The story is told exclusively from Sister’s viewpoint and is thus subject to her distorting interpretations. From the story’s opening paragraph, Sister is busily building her case against her family, blaming most of her discomfort and anguish on Stella-Rondo’s sudden return to the family home. She recounts the injustices done to her and angles for sympathy from her audience. She is a skillful manipulator and often addresses the audience directly to call attention to particularly egregious offenses. When Stella-Rondo accuses her of scoffing at Uncle Rondo’s kimono, she calls on the reader to corroborate her claim that she was actually sticking up for Uncle Rondo. When Stella-Rondo first arrives wearing an ugly hat, Sister addresses the reader, saying, “I wish you could see it.” By pulling readers directly into the story, Sister attempts to garner sympathy and understanding.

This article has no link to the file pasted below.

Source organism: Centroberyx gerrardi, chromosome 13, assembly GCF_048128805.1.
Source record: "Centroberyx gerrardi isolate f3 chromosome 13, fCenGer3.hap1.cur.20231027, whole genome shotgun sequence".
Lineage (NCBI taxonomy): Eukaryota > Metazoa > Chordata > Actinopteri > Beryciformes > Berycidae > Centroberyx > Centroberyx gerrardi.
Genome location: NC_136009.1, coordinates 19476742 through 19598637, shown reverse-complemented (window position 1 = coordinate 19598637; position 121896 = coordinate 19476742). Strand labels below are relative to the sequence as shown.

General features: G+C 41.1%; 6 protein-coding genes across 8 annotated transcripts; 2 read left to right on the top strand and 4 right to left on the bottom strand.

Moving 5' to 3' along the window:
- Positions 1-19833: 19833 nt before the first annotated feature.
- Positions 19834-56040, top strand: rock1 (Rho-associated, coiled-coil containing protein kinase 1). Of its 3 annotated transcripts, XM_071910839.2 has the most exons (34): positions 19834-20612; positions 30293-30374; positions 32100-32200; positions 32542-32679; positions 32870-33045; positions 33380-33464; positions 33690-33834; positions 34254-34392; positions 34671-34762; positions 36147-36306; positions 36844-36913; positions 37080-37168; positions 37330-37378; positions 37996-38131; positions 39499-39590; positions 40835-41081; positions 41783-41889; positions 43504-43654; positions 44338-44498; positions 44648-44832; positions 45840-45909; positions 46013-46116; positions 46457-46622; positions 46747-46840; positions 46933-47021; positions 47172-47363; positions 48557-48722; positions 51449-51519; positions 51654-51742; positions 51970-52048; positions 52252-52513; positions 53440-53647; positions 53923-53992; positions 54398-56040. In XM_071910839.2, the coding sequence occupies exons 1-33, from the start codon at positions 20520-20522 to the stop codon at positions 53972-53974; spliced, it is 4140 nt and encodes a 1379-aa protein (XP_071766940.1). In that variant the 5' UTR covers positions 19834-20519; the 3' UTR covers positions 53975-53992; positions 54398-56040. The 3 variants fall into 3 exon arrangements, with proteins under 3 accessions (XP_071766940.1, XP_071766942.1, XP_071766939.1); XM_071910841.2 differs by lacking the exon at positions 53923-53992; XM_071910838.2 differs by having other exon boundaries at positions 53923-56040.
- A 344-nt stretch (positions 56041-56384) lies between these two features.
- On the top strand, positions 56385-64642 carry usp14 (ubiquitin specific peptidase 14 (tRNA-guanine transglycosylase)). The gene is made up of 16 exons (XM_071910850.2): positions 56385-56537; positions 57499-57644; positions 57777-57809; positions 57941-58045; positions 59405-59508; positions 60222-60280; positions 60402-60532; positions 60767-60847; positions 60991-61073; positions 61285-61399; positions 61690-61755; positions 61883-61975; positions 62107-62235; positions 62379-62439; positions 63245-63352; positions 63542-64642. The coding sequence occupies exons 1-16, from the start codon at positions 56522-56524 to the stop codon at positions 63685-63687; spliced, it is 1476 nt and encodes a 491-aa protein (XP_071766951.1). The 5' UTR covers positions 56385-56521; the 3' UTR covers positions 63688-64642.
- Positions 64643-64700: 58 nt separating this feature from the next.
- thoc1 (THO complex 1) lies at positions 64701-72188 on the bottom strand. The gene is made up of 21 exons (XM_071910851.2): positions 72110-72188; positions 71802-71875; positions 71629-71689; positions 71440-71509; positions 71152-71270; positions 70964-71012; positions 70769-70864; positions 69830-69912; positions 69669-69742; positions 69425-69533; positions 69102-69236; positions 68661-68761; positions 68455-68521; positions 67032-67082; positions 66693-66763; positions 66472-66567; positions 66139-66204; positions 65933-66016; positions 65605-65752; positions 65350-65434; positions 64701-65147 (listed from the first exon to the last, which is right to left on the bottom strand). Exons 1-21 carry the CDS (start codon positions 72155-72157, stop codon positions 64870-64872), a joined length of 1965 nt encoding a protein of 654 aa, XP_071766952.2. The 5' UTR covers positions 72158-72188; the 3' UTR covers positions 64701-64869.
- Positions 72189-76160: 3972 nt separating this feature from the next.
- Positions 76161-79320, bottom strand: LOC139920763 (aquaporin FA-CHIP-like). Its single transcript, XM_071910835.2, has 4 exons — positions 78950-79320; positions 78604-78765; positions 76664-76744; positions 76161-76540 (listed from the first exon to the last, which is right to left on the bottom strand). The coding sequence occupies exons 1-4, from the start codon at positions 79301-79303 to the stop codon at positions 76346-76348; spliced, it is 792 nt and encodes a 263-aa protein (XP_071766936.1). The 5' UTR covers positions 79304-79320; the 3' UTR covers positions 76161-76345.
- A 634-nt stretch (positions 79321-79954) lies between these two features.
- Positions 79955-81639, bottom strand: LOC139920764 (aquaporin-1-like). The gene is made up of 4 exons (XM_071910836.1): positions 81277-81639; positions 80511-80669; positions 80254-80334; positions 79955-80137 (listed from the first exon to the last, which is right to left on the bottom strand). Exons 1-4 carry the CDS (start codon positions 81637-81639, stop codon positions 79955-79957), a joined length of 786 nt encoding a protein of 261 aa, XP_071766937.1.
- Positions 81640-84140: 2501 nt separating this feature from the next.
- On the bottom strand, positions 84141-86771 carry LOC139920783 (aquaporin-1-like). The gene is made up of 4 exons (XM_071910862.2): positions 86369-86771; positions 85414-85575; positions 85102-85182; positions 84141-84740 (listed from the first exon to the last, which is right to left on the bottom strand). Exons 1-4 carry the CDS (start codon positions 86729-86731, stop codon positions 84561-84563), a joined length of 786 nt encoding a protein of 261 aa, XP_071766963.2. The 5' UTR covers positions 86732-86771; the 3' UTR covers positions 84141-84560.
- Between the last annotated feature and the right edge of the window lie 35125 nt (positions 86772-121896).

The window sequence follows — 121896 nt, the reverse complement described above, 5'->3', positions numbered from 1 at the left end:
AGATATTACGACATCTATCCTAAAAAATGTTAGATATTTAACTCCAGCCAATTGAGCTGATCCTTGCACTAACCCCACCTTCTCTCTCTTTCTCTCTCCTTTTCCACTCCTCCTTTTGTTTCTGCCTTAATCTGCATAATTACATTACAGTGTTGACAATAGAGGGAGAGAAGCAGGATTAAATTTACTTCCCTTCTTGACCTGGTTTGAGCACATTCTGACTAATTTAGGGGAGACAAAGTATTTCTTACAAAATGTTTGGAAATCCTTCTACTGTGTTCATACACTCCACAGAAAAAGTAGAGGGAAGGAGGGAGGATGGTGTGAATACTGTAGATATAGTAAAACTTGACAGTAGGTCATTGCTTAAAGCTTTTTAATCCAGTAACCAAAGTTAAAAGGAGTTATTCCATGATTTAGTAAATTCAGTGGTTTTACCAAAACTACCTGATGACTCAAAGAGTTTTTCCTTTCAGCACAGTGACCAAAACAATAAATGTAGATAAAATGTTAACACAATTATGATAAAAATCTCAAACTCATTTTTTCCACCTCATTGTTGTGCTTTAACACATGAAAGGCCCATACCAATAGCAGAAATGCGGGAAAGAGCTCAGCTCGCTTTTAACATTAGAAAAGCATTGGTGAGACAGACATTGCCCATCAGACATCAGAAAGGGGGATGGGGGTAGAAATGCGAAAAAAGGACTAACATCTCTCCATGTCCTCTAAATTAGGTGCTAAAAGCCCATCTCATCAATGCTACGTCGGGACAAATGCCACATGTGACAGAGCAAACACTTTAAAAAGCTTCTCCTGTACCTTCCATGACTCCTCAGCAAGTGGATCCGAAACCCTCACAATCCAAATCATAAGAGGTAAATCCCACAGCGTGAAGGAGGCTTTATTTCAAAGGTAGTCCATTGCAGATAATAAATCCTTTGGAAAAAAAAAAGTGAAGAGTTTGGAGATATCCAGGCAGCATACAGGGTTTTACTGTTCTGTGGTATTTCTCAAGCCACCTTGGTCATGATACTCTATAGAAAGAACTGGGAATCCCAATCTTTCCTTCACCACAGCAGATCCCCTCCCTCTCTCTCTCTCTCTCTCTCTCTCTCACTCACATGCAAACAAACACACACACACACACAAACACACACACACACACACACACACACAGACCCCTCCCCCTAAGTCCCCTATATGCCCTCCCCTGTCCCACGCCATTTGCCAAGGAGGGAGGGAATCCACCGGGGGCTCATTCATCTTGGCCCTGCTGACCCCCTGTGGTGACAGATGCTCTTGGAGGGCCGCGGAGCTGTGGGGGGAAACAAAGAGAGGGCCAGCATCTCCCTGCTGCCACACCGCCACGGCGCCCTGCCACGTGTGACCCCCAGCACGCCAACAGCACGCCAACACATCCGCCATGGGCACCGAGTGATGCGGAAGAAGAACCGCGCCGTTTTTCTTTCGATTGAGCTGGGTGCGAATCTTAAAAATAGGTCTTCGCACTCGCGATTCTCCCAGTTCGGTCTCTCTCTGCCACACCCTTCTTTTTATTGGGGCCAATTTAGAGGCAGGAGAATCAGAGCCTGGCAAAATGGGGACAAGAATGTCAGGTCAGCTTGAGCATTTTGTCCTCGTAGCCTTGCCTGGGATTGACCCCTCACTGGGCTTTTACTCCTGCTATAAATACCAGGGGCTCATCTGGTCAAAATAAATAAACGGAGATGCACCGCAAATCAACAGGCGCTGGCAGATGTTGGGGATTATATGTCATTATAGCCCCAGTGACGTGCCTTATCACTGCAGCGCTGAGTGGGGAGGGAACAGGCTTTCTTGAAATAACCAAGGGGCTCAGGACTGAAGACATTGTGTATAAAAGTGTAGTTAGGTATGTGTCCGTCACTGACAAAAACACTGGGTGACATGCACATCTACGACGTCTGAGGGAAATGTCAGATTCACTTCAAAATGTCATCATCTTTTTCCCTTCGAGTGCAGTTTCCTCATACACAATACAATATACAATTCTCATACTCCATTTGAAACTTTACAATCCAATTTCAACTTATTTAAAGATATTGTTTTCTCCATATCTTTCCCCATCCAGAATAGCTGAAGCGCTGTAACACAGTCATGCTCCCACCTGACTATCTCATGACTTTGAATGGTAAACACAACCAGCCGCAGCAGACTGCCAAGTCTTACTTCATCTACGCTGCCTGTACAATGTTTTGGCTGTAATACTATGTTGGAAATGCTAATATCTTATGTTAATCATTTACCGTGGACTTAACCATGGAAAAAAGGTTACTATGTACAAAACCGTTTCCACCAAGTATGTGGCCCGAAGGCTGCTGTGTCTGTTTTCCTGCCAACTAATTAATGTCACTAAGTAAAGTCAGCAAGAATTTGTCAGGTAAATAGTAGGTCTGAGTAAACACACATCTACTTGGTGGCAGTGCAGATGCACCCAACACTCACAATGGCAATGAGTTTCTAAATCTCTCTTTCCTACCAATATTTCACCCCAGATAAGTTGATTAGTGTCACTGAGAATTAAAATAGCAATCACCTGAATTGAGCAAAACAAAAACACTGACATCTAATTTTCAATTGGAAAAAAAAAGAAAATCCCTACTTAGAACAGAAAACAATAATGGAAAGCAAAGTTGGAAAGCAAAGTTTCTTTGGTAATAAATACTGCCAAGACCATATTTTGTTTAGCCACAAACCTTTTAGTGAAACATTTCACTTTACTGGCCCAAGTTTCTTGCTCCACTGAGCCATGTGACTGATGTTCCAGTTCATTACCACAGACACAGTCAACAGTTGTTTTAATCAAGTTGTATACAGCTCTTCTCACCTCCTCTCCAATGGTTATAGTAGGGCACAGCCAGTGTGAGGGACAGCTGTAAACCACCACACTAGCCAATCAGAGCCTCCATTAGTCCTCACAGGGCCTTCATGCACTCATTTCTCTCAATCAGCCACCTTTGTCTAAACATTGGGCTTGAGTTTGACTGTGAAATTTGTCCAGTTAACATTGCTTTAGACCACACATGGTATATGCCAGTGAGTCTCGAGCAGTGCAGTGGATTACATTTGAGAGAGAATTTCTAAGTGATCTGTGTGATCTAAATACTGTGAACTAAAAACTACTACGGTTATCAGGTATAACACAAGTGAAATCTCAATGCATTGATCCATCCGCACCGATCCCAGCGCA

Sister’s manipulation ultimately makes her an unreliable narrator because she conveys her own version of the truth while failing to recognize her own pettiness and jealousy. Between her harsh, mean-spirited judgments and refusal to truly communicate or connect with others, she is guilty of the same transgressions of which she claims to be a victim. Sister believes that a change of venue is the solution to her difficult family relations, but her departure is really an act of cowardice. Instead of facing the difficulties and tensions, she is simply running away from the truth.